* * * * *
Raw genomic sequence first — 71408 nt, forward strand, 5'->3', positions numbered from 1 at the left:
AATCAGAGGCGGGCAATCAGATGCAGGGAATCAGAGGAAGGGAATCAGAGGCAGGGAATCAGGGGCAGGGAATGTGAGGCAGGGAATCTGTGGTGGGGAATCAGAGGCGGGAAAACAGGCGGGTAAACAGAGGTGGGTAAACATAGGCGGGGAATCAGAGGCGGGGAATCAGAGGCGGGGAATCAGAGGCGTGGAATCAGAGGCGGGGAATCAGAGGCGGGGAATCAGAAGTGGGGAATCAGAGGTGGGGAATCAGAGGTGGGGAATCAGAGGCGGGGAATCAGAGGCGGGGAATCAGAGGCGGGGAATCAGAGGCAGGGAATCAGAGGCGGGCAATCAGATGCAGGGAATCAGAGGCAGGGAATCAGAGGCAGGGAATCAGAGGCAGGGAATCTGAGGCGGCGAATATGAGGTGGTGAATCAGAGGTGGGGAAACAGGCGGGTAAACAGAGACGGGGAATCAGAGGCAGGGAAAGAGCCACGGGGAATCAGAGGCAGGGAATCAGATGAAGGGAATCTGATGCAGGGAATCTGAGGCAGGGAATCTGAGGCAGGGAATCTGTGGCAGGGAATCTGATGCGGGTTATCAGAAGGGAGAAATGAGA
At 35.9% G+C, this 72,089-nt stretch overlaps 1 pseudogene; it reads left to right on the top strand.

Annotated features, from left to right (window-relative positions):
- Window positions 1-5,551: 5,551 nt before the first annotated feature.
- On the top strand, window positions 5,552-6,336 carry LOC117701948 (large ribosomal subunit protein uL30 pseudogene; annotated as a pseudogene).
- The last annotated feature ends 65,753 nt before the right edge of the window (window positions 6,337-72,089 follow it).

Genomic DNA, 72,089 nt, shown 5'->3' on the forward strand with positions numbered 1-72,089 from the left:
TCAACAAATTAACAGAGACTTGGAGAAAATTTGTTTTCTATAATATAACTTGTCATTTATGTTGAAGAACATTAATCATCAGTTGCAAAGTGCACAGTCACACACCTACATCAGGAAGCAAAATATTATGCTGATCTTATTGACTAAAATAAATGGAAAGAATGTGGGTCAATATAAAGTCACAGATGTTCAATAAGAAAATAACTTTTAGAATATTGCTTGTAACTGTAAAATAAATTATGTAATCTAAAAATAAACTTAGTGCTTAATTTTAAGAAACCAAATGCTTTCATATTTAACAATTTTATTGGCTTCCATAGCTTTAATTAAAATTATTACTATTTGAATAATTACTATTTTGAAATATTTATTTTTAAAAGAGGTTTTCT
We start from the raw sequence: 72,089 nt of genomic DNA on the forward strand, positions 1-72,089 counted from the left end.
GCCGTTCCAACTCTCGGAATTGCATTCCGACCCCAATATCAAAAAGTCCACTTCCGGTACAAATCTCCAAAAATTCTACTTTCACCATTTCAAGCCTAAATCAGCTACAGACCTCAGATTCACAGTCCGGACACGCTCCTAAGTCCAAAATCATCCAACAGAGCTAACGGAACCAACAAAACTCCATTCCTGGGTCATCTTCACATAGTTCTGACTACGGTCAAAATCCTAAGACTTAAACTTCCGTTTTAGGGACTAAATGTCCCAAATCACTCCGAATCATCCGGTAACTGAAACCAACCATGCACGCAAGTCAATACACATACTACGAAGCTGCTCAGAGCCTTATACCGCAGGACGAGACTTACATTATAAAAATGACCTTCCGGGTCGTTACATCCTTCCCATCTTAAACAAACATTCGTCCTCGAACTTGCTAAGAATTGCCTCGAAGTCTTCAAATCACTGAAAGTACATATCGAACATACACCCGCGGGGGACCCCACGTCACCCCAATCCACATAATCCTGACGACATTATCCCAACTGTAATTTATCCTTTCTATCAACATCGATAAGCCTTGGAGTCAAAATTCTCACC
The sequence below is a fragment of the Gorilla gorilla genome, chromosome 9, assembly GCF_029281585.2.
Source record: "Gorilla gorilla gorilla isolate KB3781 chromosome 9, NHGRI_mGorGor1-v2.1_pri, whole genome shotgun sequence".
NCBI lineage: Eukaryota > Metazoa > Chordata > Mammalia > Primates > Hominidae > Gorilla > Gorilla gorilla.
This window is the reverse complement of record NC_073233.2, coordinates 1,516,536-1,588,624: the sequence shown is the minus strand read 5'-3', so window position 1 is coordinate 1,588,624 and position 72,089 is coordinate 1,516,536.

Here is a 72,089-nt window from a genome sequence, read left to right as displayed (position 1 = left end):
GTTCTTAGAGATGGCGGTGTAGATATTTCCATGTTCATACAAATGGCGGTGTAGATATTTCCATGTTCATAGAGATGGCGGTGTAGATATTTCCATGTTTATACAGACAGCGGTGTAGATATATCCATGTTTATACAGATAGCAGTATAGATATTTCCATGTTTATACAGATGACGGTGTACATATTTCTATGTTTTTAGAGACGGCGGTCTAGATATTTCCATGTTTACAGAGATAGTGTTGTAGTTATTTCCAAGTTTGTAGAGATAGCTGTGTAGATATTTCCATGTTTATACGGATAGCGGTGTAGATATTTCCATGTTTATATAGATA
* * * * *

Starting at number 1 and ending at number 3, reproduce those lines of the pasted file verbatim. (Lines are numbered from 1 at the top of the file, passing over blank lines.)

Raw genomic sequence first — 71408 nt, forward strand, 5'->3', positions numbered from 1 at the left:
AATCAGAGGCGGGCAATCAGATGCAGGGAATCAGAGGAAGGGAATCAGAGGCAGGGAATCAGGGGCAGGGAATGTGAGGCAGGGAATCTGTGGTGGGGAATCAGAGGCGGGAAAACAGGCGGGTAAACAGAGGTGGGTAAACATAGGCGGGGAATCAGAGGCGGGGAATCAGAGGCGGGGAATCAGAGGCGTGGAATCAGAGGCGGGGAATCAGAGGCGGGGAATCAGAAGTGGGGAATCAGAGGTGGGGAATCAGAGGTGGGGAATCAGAGGCGGGGAATCAGAGGCGGGGAATCAGAGGCGGGGAATCAGAGGCAGGGAATCAGAGGCGGGCAATCAGATGCAGGGAATCAGAGGCAGGGAATCAGAGGCAGGGAATCAGAGGCAGGGAATCTGAGGCGGCGAATATGAGGTGGTGAATCAGAGGTGGGGAAACAGGCGGGTAAACAGAGACGGGGAATCAGAGGCAGGGAAAGAGCCACGGGGAATCAGAGGCAGGGAATCAGATGAAGGGAATCTGATGCAGGGAATCTGAGGCAGGGAATCTGAGGCAGGGAATCTGTGGCAGGGAATCTGATGCGGGTTATCAGAAGGGAGAAATGAGA
At 35.9% G+C, this 72,089-nt stretch overlaps 1 pseudogene; it reads left to right on the top strand.